Art historian, curator, and art market adviser Danny Dunson takes us through the music playlists he’s listening to amidst a global pandemic and protests across the world, as he reflects on the spirit of the times and what resistance means to him.
I have four sets of playlists that I’m listening to on repeat at the moment. We’re going through a time where we’re losing thousands of people everyday. And even if you don’t know them…it’s hard for this much human energy to leave the earth at one time and for us not to feel it, in some way. It’s that lump in your throat. That grip in your tummy. So when I access music it calms me and gives me hope. We’ll always have music, or some type of art-form to express ourselves.
I have a playlist from my time in Ghana a few years ago, it’s a lot of Afrobeats. And even though I don’t understand what they’re saying in pidgin, or Twi, or Ga or Ewe; I just love it. There’s this spirit to it.
Some of the tracks on that playlist are ‘One of Your Own’ by Efya, ‘Confession’ by Kofi Kinaata, and also some gospel songs like Ohema Mercy’s ‘Bigger Than’ and Sonnie Badu’s ‘Wonder God’. There are also songs from Nigerian artists, ‘Mad Over You’ by Runtown, and of course Davido, ‘If’, and ‘Limpopo’ by Kcee, I love that song!
I listen to this playlist two or three times a week. If I’m about to work, if I’m cleaning the house, and some track in particular if I’m trying to relax. It just seems like music is always in the air in Ghana, so I try to replicate that when I’m back in the States.
The other things I’ve been listening to is old school soul music. Teddy Pendergrass ‘You’re My Latest, My Greatest Inspiration’, Luther Vandross ‘Never Too Much’. Whitney Houston is always on repeat for me, but I’ve been even more engaged with her entire repertoire. One Moment in Time, and her rendition of the Star Spangled Banner (US national anthem) has been in heavy rotation these days.
The third is the Generation Z/Millennial hip hop and R&B, it is sort of a trans-global, new world R&B for a mellow mood. So that’s been Daniel Caesar, Moses Sumney, D Smoke, Mereba, Vince Staples. I’m absolutely in love with Emily King and I keep her albums “The Switch” (2016) and “Scenery” (2019) on repeat! The songs “Forgiveness,” and ‘Can’t Hold Me‘, are so powerful!
And then lastly, I have been listening to folk music from South and Central America, in particular music with more African and Indigenous American sounds, than European sounds. Paloma Negra (Black Dove) by Chavela Vargas, Omara Portuondo.
I believe there is spirituality in all that we do. And now, as I’m missing my friends and family and the intimacy we have, listening to music, reading books and looking at or experiencing any type of art connects me to the people who create these works. It’s not really about the objects or the production; what comes through that is the presence of the human behind it. It’s evidence that we are here and it loves after us. That’s the spiritual connection I’m thinking about.
So when you think of health in general and all the diseases that people die of everyday, then you put a pandemic on top of that, it is intensified. So it was, and is, with the everyday racist happenings. We’re locked in our houses, we’re worried about getting sick, we’re worried about our loved ones and friends and then we see this happen, a complete attack against humanity…a [manmade] virus against humanity. It’s hurtful that we even have to say Black Lives Matter.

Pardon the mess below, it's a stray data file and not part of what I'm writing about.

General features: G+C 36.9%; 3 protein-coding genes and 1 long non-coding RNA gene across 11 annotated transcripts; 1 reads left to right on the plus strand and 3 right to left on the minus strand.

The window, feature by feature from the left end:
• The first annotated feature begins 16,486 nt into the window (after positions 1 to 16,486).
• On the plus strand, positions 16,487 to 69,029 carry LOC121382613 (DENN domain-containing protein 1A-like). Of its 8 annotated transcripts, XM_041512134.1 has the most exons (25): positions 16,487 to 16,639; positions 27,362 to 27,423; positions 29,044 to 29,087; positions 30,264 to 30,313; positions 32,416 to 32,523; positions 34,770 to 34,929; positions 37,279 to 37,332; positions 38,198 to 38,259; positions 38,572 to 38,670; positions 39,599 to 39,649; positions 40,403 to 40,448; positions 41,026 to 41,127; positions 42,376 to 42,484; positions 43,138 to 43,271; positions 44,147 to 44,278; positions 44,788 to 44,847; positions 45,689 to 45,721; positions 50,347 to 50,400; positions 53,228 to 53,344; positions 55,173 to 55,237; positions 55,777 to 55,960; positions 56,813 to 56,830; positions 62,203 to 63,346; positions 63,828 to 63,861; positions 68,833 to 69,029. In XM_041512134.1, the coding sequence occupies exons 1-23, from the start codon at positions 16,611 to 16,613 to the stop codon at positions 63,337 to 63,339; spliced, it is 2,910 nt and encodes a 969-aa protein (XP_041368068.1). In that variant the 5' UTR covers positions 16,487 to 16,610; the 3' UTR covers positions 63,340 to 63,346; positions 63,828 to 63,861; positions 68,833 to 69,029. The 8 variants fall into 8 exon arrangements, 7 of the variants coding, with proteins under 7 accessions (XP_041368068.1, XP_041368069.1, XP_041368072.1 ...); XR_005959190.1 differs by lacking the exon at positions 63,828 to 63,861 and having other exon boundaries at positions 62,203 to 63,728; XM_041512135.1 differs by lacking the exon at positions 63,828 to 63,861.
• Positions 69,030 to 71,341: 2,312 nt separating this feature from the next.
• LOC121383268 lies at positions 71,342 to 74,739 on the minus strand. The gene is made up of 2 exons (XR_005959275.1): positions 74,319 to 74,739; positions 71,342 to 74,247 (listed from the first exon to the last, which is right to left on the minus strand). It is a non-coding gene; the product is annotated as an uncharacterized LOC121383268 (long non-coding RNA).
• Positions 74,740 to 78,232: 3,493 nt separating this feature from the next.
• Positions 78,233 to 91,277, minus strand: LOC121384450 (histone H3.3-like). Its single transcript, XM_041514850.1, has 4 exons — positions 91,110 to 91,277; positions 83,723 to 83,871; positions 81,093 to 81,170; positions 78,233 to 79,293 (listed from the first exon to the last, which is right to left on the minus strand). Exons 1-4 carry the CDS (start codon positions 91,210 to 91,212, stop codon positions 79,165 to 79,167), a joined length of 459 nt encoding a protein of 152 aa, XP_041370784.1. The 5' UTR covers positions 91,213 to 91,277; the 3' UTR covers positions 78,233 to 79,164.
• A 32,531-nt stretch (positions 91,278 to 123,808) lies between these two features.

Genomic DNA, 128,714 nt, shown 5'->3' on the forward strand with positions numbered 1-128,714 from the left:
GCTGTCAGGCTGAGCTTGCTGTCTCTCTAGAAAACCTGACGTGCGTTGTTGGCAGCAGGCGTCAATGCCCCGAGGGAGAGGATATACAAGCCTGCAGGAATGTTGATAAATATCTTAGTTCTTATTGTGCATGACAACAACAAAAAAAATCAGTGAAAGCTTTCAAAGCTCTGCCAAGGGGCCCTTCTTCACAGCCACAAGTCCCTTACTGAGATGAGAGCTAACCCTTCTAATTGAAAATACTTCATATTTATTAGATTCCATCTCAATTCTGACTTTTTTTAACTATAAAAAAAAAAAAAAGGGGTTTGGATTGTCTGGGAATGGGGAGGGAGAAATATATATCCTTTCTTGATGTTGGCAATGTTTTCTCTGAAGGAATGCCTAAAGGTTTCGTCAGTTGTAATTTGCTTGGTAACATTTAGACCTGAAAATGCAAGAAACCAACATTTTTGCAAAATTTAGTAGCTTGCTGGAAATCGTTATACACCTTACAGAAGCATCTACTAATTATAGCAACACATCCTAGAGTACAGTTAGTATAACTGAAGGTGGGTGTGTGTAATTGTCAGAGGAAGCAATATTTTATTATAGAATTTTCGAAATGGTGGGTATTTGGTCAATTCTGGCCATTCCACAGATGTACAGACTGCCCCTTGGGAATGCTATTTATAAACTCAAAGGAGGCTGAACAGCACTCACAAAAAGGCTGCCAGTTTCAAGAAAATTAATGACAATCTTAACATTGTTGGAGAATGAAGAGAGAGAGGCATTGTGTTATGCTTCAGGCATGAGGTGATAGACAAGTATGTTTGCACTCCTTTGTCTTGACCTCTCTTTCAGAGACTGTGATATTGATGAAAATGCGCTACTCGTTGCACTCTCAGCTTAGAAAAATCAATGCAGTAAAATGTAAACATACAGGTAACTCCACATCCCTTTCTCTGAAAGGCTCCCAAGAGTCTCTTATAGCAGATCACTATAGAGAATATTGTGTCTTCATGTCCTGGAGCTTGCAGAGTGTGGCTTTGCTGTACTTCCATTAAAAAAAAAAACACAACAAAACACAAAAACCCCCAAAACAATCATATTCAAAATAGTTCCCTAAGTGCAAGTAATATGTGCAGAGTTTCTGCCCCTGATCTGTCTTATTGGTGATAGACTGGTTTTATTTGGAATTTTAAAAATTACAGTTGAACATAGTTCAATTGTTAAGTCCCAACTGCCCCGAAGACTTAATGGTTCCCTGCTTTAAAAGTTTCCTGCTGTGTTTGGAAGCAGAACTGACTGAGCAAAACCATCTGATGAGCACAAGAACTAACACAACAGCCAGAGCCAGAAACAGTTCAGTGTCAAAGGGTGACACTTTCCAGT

But my heart resounded with joy to see so many people out protesting. They were out risking their lives in a way that I don’t have the capacity to do. My work is to write, to speak. To try and uplift community in a way that keeps our minds aware. We all fight this thing in different ways, at different levels and in different lanes. But it’s all the same struggle.
This movement feels very similar to the Black Power movements of the sixties and seventies, and many people have turned to the protest music of that time, or even hip hop of the early 90s. This music is important and some of it is part of the Danny soundtrack of life. But I think now for me what is also important is to remember you’re a human being outside of everything that’s happening to you. The question I ask often when doing art projects, research or writing is who are we, Black people, outside of racism?
So I have to return to the Afrobeats, the soul, Latinx folk music and contemporary R&B. That’s us. It appeals to to my blackness as a human in spite of whatever [racists] are doing to us. When things intensify I return to another spot within myself, which tries to do restorative work so I can go out and do that battle.
This is still resistance. I’m resisting the distraction that racism creates. It’s a worthy distraction, we have to take care of it, but I’m resisting some of that because while this is going on I’m still me. I’m a Black person whether I’m on the streets protesting or whether I’m home resting. I still have to survive.
Whatever you’re listening to to get you through the day is a radical act of protest, a radical act of resistance and a radical act of self-affirmation and reclamation of yourself and realising that you’re not going to have power over everything.
Interview and text by Billie McTernan